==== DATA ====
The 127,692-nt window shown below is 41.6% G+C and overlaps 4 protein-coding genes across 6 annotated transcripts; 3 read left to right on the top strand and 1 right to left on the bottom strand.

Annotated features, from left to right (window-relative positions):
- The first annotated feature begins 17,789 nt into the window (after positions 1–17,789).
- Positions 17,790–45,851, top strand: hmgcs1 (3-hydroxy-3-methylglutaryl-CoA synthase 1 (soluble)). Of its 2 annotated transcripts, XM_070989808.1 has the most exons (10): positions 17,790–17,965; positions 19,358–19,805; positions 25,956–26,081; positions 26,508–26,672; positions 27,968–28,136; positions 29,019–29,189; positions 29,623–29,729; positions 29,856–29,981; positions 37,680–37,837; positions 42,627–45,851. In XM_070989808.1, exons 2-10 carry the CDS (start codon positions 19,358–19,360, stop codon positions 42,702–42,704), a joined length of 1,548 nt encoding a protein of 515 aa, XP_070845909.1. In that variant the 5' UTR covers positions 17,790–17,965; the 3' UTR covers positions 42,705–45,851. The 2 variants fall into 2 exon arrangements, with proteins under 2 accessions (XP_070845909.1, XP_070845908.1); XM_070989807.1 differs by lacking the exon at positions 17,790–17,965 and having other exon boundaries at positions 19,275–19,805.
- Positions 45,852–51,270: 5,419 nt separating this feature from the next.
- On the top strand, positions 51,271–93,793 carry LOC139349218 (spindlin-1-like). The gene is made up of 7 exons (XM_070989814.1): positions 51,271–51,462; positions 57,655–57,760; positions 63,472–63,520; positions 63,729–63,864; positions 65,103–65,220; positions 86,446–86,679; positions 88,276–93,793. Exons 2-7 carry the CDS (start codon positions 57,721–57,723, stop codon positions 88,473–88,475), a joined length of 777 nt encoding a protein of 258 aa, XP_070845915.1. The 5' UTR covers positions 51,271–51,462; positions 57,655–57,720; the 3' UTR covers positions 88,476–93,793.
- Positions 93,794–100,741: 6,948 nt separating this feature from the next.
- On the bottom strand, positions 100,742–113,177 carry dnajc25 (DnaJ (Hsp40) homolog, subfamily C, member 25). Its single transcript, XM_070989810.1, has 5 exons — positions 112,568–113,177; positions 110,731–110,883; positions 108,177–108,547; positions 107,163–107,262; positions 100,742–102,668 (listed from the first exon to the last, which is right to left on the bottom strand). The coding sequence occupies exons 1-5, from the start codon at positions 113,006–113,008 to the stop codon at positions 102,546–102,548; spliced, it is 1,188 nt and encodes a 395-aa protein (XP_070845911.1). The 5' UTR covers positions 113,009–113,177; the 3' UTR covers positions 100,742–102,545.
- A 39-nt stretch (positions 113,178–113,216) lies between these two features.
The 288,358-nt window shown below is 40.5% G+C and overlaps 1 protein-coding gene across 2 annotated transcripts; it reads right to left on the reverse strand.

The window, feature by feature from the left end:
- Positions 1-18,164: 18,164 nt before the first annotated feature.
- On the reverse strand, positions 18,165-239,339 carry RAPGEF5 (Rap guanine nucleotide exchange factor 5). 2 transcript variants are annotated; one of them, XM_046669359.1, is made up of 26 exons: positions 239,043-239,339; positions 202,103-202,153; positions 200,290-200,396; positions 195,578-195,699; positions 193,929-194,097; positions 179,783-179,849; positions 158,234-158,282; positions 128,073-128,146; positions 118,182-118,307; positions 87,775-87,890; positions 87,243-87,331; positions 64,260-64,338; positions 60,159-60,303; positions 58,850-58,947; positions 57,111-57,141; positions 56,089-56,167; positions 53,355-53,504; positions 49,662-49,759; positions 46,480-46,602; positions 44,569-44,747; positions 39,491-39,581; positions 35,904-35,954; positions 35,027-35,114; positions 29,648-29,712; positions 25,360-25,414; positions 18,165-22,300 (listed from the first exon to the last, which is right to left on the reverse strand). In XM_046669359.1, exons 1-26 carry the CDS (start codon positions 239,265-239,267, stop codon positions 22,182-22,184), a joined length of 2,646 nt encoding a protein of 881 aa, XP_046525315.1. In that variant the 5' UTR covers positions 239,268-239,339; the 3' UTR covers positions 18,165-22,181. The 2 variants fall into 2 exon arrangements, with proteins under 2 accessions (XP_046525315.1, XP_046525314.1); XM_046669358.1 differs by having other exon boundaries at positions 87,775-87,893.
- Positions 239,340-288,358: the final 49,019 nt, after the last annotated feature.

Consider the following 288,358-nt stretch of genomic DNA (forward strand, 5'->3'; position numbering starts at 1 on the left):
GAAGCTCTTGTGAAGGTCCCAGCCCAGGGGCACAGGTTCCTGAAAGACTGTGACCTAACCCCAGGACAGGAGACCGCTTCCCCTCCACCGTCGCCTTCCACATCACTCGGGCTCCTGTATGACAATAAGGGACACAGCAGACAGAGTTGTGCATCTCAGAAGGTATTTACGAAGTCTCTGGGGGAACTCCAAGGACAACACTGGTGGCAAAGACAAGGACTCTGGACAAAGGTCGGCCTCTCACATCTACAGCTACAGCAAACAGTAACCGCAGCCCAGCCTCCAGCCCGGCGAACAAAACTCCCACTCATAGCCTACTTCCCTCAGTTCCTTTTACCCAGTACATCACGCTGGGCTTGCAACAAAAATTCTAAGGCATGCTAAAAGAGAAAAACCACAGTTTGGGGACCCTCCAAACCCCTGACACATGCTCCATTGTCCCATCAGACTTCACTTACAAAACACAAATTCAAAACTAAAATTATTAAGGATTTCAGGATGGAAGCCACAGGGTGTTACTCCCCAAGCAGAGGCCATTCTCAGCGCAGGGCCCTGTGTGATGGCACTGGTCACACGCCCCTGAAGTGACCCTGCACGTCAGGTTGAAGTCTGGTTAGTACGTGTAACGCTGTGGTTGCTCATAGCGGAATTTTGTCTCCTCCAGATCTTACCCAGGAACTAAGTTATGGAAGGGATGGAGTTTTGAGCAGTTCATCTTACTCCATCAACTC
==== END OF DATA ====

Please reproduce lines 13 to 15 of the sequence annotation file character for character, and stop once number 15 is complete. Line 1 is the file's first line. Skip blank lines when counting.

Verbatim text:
- On the reverse strand, positions 18,165-239,339 carry RAPGEF5 (Rap guanine nucleotide exchange factor 5). 2 transcript variants are annotated; one of them, XM_046669359.1, is made up of 26 exons: positions 239,043-239,339; positions 202,103-202,153; positions 200,290-200,396; positions 195,578-195,699; positions 193,929-194,097; positions 179,783-179,849; positions 158,234-158,282; positions 128,073-128,146; positions 118,182-118,307; positions 87,775-87,890; positions 87,243-87,331; positions 64,260-64,338; positions 60,159-60,303; positions 58,850-58,947; positions 57,111-57,141; positions 56,089-56,167; positions 53,355-53,504; positions 49,662-49,759; positions 46,480-46,602; positions 44,569-44,747; positions 39,491-39,581; positions 35,904-35,954; positions 35,027-35,114; positions 29,648-29,712; positions 25,360-25,414; positions 18,165-22,300 (listed from the first exon to the last, which is right to left on the reverse strand). In XM_046669359.1, exons 1-26 carry the CDS (start codon positions 239,265-239,267, stop codon positions 22,182-22,184), a joined length of 2,646 nt encoding a protein of 881 aa, XP_046525315.1. In that variant the 5' UTR covers positions 239,268-239,339; the 3' UTR covers positions 18,165-22,181. The 2 variants fall into 2 exon arrangements, with proteins under 2 accessions (XP_046525315.1, XP_046525314.1); XM_046669358.1 differs by having other exon boundaries at positions 87,775-87,893.
- Positions 239,340-288,358: the final 49,019 nt, after the last annotated feature.

Consider the following 288,358-nt stretch of genomic DNA (forward strand, 5'->3'; position numbering starts at 1 on the left):